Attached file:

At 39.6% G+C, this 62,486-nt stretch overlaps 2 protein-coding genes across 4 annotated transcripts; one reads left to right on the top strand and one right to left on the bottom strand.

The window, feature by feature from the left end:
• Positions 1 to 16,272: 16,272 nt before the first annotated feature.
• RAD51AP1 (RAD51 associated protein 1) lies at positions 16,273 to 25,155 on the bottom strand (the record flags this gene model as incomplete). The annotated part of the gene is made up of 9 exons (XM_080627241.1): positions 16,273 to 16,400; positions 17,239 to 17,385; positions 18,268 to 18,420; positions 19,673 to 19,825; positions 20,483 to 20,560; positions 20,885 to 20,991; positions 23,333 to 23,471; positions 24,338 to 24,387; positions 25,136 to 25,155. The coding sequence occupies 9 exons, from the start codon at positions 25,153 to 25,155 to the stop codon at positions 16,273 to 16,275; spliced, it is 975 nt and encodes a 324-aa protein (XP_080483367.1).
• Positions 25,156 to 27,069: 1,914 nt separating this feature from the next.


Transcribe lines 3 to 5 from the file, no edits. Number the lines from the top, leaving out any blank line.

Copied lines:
• Positions 1 to 16,272: 16,272 nt before the first annotated feature.
• RAD51AP1 (RAD51 associated protein 1) lies at positions 16,273 to 25,155 on the bottom strand (the record flags this gene model as incomplete). The annotated part of the gene is made up of 9 exons (XM_080627241.1): positions 16,273 to 16,400; positions 17,239 to 17,385; positions 18,268 to 18,420; positions 19,673 to 19,825; positions 20,483 to 20,560; positions 20,885 to 20,991; positions 23,333 to 23,471; positions 24,338 to 24,387; positions 25,136 to 25,155. The coding sequence occupies 9 exons, from the start codon at positions 25,153 to 25,155 to the stop codon at positions 16,273 to 16,275; spliced, it is 975 nt and encodes a 324-aa protein (XP_080483367.1).
• Positions 25,156 to 27,069: 1,914 nt separating this feature from the next.